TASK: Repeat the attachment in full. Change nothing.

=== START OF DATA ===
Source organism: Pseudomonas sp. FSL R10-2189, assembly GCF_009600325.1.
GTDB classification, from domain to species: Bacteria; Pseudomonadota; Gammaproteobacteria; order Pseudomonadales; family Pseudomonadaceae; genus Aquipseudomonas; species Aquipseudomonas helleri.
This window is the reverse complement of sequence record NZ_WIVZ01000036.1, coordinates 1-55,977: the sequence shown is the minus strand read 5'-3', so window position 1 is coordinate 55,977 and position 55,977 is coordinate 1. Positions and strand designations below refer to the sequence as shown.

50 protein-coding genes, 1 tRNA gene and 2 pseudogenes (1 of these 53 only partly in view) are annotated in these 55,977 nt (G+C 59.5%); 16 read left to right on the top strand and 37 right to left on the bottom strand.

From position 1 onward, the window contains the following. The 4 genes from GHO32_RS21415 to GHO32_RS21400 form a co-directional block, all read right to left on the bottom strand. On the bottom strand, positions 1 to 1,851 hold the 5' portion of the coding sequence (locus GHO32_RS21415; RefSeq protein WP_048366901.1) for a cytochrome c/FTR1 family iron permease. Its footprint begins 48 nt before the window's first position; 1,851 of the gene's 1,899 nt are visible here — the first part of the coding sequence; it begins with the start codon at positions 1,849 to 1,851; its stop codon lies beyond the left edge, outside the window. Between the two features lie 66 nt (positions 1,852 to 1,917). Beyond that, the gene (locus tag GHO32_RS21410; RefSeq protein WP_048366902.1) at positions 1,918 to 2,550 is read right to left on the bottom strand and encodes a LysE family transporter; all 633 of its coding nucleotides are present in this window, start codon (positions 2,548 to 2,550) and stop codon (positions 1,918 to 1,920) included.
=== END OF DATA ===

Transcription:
Source organism: Pseudomonas sp. FSL R10-2189, assembly GCF_009600325.1.
GTDB classification, from domain to species: Bacteria; Pseudomonadota; Gammaproteobacteria; order Pseudomonadales; family Pseudomonadaceae; genus Aquipseudomonas; species Aquipseudomonas helleri.
This window is the reverse complement of sequence record NZ_WIVZ01000036.1, coordinates 1-55,977: the sequence shown is the minus strand read 5'-3', so window position 1 is coordinate 55,977 and position 55,977 is coordinate 1. Positions and strand designations below refer to the sequence as shown.

50 protein-coding genes, 1 tRNA gene and 2 pseudogenes (1 of these 53 only partly in view) are annotated in these 55,977 nt (G+C 59.5%); 16 read left to right on the top strand and 37 right to left on the bottom strand.

From position 1 onward, the window contains the following. The 4 genes from GHO32_RS21415 to GHO32_RS21400 form a co-directional block, all read right to left on the bottom strand. On the bottom strand, positions 1 to 1,851 hold the 5' portion of the coding sequence (locus GHO32_RS21415; RefSeq protein WP_048366901.1) for a cytochrome c/FTR1 family iron permease. Its footprint begins 48 nt before the window's first position; 1,851 of the gene's 1,899 nt are visible here — the first part of the coding sequence; it begins with the start codon at positions 1,849 to 1,851; its stop codon lies beyond the left edge, outside the window. Between the two features lie 66 nt (positions 1,852 to 1,917). Beyond that, the gene (locus tag GHO32_RS21410; RefSeq protein WP_048366902.1) at positions 1,918 to 2,550 is read right to left on the bottom strand and encodes a LysE family transporter; all 633 of its coding nucleotides are present in this window, start codon (positions 2,548 to 2,550) and stop codon (positions 1,918 to 1,920) included.